The beginning of Greek mythology
In the beginning, before the written word, Greek myths were told by mouth, or story-telling. The myths are generally believed to have been acquired during the Mycenaean age being transmitted by poets and minstrels. Following mythical chronology it may be said that the Greek historical legends extend from 1900 BC to 1000 BC.
Around 700 BC, the myths enter the literate era with the works of Homer and Hesiod, flourishing for a few centuries after them through the works of poets and dramatists. By the end of the Roman times, from the 4th century to the 6th century AD, literary works were still being created. In addition to the poets the myths were also told, collected or commented by historians and compilers.
The work of mythographers continued during the Middle Ages, but about two hundred years before the collapse of Rome the myths went through the historical accident of being banished. The persecution against the myths that were associated with the Olympian religion may be traced back at least to the activities of the Roman citizen St. Paul, who in Ephesus promoted or was involved in the notorious ritual of the burning of the books.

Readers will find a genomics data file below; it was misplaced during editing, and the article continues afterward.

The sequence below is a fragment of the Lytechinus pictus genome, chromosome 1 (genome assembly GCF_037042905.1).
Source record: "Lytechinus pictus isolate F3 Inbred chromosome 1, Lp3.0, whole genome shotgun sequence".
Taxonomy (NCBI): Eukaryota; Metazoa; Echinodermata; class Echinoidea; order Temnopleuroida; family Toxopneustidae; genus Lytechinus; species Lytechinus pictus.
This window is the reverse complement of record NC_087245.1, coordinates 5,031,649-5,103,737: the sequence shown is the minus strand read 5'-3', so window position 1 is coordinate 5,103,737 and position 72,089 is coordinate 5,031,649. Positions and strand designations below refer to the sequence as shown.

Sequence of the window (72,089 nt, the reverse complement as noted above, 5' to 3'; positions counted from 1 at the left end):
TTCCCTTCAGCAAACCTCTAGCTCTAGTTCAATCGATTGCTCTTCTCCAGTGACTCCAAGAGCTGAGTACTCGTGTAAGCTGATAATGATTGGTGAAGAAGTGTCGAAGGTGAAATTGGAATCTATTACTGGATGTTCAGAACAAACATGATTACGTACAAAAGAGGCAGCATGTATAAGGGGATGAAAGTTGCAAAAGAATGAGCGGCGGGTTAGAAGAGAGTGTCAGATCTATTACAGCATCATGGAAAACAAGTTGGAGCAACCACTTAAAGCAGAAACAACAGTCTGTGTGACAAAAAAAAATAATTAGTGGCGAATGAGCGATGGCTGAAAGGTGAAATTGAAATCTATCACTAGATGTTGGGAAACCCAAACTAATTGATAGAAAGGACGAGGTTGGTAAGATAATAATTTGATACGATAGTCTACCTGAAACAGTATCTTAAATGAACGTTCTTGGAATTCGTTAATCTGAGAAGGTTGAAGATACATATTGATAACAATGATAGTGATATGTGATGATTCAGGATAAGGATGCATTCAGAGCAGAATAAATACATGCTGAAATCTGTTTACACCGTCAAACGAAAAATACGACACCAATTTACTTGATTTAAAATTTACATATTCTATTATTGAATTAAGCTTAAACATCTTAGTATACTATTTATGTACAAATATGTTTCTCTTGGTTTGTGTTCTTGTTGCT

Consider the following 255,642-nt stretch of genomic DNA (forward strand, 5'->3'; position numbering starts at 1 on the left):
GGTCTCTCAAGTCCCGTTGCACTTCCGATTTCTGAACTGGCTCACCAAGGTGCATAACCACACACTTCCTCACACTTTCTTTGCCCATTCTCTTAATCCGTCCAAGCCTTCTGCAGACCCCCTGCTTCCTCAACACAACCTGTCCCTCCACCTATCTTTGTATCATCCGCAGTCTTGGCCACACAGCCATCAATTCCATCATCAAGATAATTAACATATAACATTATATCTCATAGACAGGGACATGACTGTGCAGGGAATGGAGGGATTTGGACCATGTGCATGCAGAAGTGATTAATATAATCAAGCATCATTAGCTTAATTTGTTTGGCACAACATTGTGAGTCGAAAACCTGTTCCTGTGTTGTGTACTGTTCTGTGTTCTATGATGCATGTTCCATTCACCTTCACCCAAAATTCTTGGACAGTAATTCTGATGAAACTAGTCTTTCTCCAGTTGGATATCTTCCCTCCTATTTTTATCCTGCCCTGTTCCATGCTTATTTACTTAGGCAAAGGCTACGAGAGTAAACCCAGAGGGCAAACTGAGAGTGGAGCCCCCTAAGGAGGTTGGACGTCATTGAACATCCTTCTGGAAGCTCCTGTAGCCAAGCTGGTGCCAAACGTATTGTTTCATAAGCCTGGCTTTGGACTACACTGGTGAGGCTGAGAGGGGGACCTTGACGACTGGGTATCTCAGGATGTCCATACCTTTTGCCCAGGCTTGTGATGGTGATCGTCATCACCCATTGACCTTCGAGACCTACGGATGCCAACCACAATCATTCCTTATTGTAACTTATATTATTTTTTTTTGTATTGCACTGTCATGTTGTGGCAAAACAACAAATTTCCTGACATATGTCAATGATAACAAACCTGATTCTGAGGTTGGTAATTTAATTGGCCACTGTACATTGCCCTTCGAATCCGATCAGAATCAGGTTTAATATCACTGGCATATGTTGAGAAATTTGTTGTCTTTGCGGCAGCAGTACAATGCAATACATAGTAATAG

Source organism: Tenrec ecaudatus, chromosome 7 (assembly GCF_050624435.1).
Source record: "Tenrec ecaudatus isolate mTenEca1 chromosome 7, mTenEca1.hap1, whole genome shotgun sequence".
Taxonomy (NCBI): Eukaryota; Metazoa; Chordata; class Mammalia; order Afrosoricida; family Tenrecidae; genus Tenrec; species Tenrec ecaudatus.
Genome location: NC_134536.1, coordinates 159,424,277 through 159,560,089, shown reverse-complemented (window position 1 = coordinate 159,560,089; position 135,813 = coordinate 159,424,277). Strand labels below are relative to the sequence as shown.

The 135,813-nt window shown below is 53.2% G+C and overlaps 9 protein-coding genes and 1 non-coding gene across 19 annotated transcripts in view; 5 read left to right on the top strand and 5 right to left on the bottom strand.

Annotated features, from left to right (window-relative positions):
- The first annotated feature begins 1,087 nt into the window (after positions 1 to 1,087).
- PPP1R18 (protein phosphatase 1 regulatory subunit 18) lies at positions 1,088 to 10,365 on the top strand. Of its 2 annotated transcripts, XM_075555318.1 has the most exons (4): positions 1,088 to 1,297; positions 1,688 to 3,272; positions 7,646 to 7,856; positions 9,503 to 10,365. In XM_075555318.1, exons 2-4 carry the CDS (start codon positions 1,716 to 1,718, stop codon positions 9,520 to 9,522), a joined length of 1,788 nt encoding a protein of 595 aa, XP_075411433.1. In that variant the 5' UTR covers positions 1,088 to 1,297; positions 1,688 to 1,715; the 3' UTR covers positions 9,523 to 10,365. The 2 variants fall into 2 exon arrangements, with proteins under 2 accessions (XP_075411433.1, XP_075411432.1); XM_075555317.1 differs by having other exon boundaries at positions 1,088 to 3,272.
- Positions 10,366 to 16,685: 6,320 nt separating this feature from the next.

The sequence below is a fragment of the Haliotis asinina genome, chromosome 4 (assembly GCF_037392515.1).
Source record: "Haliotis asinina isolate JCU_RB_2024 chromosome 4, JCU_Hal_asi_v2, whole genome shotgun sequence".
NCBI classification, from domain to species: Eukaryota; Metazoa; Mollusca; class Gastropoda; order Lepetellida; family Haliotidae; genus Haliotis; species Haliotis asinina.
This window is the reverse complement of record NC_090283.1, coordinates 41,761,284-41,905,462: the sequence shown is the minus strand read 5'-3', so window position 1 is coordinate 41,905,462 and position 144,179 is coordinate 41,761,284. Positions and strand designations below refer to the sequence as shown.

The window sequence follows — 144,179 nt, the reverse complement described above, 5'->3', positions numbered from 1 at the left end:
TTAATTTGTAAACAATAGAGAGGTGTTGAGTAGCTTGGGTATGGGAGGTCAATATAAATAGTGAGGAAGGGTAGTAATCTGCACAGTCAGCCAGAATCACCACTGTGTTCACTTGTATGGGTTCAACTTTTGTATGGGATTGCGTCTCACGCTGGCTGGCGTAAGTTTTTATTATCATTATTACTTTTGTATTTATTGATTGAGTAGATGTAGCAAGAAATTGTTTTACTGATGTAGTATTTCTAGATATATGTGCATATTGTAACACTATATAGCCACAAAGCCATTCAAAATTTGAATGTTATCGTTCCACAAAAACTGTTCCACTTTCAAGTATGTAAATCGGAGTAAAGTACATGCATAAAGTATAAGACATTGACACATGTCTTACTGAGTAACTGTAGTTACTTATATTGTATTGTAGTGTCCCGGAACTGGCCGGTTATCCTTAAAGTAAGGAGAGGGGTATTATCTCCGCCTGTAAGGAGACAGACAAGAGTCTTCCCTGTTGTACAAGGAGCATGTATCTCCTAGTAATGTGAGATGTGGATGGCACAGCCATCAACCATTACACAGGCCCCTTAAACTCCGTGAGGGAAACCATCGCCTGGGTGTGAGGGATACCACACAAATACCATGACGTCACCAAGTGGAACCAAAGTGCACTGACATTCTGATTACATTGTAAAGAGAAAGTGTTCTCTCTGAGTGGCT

In the west, however, the decadence of education followed the barbarian irruption, and by the 7th century AD, the cultural tradition had collapsed. But neither cultural tradition nor the worshipping of the Olympian gods ever disappeared completely, as it has been recorded in France of the 12th century.
Last modified: 11/26/04